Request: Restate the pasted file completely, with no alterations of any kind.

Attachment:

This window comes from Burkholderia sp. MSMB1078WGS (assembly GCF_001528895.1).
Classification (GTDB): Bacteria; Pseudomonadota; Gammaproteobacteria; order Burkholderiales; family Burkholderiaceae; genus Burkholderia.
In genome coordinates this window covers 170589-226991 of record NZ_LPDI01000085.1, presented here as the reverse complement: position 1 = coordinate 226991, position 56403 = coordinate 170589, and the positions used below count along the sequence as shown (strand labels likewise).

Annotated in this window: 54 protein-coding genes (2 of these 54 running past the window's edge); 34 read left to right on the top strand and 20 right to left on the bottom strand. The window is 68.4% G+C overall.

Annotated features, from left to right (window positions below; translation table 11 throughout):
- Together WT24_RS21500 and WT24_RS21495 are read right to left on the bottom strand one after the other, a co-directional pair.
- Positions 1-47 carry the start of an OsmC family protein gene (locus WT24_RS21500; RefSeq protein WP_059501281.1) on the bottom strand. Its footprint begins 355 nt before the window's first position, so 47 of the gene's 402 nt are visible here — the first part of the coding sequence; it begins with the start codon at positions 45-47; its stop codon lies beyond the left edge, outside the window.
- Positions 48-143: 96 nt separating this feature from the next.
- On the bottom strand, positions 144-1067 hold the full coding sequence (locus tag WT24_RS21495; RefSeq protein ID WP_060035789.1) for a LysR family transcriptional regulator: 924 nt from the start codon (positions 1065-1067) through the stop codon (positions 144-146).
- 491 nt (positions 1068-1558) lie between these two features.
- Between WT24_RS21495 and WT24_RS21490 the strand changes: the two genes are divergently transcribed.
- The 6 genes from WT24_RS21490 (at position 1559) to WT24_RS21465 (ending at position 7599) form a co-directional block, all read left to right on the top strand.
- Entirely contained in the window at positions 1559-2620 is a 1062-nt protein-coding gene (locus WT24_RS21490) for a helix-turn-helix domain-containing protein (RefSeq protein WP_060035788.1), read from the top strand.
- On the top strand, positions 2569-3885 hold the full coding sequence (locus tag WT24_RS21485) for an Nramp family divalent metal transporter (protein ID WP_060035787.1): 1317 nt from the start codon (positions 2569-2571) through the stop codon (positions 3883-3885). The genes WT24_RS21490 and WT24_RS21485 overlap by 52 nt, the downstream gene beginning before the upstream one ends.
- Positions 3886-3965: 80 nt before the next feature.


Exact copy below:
This window comes from Burkholderia sp. MSMB1078WGS (assembly GCF_001528895.1).
Classification (GTDB): Bacteria; Pseudomonadota; Gammaproteobacteria; order Burkholderiales; family Burkholderiaceae; genus Burkholderia.
In genome coordinates this window covers 170589-226991 of record NZ_LPDI01000085.1, presented here as the reverse complement: position 1 = coordinate 226991, position 56403 = coordinate 170589, and the positions used below count along the sequence as shown (strand labels likewise).

Annotated in this window: 54 protein-coding genes (2 of these 54 running past the window's edge); 34 read left to right on the top strand and 20 right to left on the bottom strand. The window is 68.4% G+C overall.

Annotated features, from left to right (window positions below; translation table 11 throughout):
- Together WT24_RS21500 and WT24_RS21495 are read right to left on the bottom strand one after the other, a co-directional pair.
- Positions 1-47 carry the start of an OsmC family protein gene (locus WT24_RS21500; RefSeq protein WP_059501281.1) on the bottom strand. Its footprint begins 355 nt before the window's first position, so 47 of the gene's 402 nt are visible here — the first part of the coding sequence; it begins with the start codon at positions 45-47; its stop codon lies beyond the left edge, outside the window.
- Positions 48-143: 96 nt separating this feature from the next.
- On the bottom strand, positions 144-1067 hold the full coding sequence (locus tag WT24_RS21495; RefSeq protein ID WP_060035789.1) for a LysR family transcriptional regulator: 924 nt from the start codon (positions 1065-1067) through the stop codon (positions 144-146).
- 491 nt (positions 1068-1558) lie between these two features.
- Between WT24_RS21495 and WT24_RS21490 the strand changes: the two genes are divergently transcribed.
- The 6 genes from WT24_RS21490 (at position 1559) to WT24_RS21465 (ending at position 7599) form a co-directional block, all read left to right on the top strand.
- Entirely contained in the window at positions 1559-2620 is a 1062-nt protein-coding gene (locus WT24_RS21490) for a helix-turn-helix domain-containing protein (RefSeq protein WP_060035788.1), read from the top strand.
- On the top strand, positions 2569-3885 hold the full coding sequence (locus tag WT24_RS21485) for an Nramp family divalent metal transporter (protein ID WP_060035787.1): 1317 nt from the start codon (positions 2569-2571) through the stop codon (positions 3883-3885). The genes WT24_RS21490 and WT24_RS21485 overlap by 52 nt, the downstream gene beginning before the upstream one ends.
- Positions 3886-3965: 80 nt before the next feature.